Tuesday, January 19, 2016

Skewed or Skewered?

Few things are as painful than having someone we love falsely judge us, or projecting inaccurate beliefs, attitudes, and behaviors onto us.

Why does it hurt us? It hurts because it leaves us feeling invisible to someone we value so highly.

“I thought he knew me better than this.”

“She has known me so well for such a long time, how could she think this?”

Some of us will then go all squirrelly, worrying over

How This?
Why That?
Maybe If?

To begin with, only God has comprehensive knowledge of who you are, what you are, of what you have done, and what you are capable of doing, so you may want to cut people a little bit of slack when they miss the mark. By the way, this is why I think we should pretty much stay away from ever saying, “You are x.” “She is a so-and-and-so.” “He is a such-and-such.” I mean it’s not like we are All-Knowing and All-Seeing, eh? I think it would help maintain the bonds of love and respect if we would preface our assessments with, “It appears to me …” or something that reminds us that we do not see and know as God and so cannot make God-like judgments. Anyway--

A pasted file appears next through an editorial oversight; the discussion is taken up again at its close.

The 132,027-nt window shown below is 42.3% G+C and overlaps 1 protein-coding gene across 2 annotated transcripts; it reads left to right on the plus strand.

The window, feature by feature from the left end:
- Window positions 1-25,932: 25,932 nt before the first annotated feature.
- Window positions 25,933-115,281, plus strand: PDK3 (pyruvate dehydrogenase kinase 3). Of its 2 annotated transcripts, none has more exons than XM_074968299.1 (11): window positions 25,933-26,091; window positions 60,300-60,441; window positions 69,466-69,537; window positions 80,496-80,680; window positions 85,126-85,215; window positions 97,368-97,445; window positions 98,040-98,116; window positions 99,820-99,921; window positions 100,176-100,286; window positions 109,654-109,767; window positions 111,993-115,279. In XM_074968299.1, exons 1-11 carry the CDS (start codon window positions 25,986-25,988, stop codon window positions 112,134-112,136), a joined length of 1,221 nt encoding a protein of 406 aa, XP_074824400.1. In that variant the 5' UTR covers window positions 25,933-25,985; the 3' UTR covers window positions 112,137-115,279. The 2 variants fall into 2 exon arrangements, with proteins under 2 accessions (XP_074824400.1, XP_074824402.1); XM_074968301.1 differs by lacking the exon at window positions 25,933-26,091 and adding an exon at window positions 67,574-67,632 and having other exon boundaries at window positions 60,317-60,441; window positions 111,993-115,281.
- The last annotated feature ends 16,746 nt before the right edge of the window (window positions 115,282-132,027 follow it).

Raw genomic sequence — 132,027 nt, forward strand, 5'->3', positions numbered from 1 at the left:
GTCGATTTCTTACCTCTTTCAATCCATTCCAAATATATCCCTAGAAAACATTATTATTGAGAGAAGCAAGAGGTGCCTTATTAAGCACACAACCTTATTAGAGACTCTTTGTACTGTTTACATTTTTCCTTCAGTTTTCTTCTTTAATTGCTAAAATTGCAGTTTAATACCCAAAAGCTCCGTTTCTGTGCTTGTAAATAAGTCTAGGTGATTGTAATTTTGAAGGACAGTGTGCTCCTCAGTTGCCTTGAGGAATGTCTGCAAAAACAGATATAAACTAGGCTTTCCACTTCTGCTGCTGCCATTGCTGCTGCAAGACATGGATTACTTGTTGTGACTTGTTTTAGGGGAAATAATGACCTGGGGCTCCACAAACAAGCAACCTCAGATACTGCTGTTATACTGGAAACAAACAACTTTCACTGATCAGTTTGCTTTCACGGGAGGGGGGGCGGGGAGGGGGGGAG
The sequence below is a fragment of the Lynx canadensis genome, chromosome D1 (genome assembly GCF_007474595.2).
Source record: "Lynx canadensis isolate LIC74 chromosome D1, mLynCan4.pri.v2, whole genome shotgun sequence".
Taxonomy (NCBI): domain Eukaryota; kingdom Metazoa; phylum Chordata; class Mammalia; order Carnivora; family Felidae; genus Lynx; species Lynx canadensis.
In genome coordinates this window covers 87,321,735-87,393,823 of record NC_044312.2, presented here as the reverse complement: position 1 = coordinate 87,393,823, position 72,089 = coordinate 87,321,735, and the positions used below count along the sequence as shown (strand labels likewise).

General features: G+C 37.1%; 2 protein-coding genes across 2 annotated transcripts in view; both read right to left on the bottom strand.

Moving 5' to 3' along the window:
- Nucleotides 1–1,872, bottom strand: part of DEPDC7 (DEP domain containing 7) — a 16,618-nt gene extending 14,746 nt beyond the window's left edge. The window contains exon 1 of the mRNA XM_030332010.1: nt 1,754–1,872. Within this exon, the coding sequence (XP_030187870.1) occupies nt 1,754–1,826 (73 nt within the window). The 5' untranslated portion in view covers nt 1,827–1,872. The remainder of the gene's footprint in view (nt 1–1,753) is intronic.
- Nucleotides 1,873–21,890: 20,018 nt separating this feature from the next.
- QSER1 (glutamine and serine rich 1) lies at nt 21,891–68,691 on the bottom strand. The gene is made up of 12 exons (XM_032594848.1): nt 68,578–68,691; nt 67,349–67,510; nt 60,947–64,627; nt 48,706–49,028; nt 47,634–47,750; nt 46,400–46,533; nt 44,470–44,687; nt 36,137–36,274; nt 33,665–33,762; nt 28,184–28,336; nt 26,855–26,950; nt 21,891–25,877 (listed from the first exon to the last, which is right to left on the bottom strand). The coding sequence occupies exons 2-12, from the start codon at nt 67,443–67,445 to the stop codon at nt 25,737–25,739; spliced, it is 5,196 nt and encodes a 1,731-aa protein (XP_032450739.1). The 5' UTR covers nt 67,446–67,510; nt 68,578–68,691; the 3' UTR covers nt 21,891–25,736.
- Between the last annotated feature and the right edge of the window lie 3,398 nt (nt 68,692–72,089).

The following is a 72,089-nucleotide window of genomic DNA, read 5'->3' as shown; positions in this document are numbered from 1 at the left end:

Sometimes people do not see us clearly because of the speck that is in their own eye … and it’s not like we haven’t experienced our own looking through speck-filled eyes!

Sometimes feedback is a commentary on the person giving it. Maybe they need to believe this about you, so as to justify their chosen behaviors, attitudes, or decisions?

Maybe they want to believe this because it justifies their general beliefs regarding human nature or men or women or bosses or ministers or blacks or whites or husbands or wives, or whomever and whatever.

However, if this painful feedback has been given to us repeatedly by other people? Well then, I suggest that we take another look at ourselves and consider: it just might be accurate.

Copyright, Monte E Wilson, 2008

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